Good morning!

Greetings in the name of Father, Son and Holy Spirit.
To the contrary, “if your enemy is hungry, feed him; if he is thirsty, give him something to drink; for by so doing you will heap burning coals on his head.”  (Romans 12:20)

David was highly favored by King Saul. Whatever asked by Saul to do David did fully and successfully.   So Saul loved and made him a commander over the men of war, an appointment that was welcomed by the people and Saul’s officers alike.   Then there was a war between the Israelites and the Philistine. Both David and Saul fought, and God provided a victory to them.   When the victorious Israelite army was returning home, women from all the towns of Israel came out to meet King Saul. They sang and danced for joy with tambourines and cymbals.  This was their song:
“Saul has killed his thousands,
and David his ten thousands!”
This made Saul very angry. “What’s this?” he said. “They credit David with ten thousands and me with only thousands. Next they’ll be making him their king!”  So from that time on Saul kept a jealous eye on David.   Then the relationship between David and Saul quickly was getting worse.  Finally, Saul decided to kill David.   He threw his spear to David, but David escaped Saul twice.  David had to run for his life.  It was started by one simple praise by women.   Saul’s jealousy quickly turned into an extreme hatred, even a murderous heart and action.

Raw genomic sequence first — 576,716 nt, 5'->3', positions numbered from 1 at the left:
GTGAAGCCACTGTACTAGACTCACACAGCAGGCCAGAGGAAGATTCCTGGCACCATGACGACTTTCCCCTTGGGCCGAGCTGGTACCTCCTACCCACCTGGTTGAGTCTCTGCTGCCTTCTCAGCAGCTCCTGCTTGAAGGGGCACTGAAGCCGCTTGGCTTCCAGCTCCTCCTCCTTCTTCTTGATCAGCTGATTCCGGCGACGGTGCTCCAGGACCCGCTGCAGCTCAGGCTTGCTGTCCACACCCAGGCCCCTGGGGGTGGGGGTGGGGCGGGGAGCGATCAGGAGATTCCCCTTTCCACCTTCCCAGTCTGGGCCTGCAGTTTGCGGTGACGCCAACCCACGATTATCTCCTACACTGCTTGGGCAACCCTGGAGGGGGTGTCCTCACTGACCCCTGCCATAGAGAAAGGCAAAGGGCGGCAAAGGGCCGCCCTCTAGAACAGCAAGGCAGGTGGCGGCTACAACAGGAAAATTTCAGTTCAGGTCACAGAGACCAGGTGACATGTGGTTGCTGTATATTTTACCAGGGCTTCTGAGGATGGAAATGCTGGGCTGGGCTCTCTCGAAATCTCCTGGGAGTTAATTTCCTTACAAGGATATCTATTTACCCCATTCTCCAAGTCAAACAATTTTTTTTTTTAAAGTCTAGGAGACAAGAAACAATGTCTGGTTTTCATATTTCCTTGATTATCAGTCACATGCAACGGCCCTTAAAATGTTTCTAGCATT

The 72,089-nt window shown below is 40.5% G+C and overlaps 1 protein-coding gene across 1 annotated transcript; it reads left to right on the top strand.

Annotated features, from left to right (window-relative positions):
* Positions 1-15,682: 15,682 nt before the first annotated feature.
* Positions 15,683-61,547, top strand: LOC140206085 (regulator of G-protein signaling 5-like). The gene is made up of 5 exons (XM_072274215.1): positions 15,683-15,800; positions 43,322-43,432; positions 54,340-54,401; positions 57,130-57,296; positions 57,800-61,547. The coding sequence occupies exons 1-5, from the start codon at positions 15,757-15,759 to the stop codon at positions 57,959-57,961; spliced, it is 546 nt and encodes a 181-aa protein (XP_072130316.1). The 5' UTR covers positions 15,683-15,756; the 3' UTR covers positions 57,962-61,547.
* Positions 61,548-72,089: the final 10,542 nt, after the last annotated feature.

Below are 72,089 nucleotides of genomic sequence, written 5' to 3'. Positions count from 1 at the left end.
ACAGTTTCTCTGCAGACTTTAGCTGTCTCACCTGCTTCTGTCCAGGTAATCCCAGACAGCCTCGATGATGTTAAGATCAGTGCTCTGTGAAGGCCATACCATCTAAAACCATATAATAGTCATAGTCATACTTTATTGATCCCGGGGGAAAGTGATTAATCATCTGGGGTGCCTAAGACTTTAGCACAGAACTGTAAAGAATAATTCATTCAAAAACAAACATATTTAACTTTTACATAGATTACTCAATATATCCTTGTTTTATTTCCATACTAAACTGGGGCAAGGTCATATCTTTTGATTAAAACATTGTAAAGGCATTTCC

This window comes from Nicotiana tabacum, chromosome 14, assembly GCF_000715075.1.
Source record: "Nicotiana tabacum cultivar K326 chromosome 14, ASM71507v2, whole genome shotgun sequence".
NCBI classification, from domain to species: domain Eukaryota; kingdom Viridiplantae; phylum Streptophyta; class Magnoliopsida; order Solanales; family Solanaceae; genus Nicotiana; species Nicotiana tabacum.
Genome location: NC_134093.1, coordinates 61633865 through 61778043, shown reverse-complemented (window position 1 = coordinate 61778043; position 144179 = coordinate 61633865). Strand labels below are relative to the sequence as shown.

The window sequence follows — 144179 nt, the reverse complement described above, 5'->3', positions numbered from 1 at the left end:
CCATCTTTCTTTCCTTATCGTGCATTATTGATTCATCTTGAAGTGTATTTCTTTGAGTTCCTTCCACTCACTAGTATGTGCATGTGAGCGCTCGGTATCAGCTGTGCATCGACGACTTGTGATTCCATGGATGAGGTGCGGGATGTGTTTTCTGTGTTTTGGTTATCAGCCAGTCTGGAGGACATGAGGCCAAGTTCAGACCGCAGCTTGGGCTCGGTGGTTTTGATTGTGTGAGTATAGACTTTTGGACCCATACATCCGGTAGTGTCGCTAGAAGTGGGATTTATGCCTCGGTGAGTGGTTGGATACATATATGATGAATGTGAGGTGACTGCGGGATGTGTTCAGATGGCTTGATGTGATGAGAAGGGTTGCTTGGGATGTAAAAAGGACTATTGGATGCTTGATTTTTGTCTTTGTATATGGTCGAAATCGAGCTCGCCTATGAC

On the other hand, God helped David.   Even Saul’s own son and daughter helped David to run from Saul.   Although he did nothing wrong to Saul, he became a fugitive.   One day, Saul was told that David had gone into the wilderness of En-gedi.  So Saul chose 3,000 elite troops from all Israel and went to search for David and his men near the rocks of the wild goats.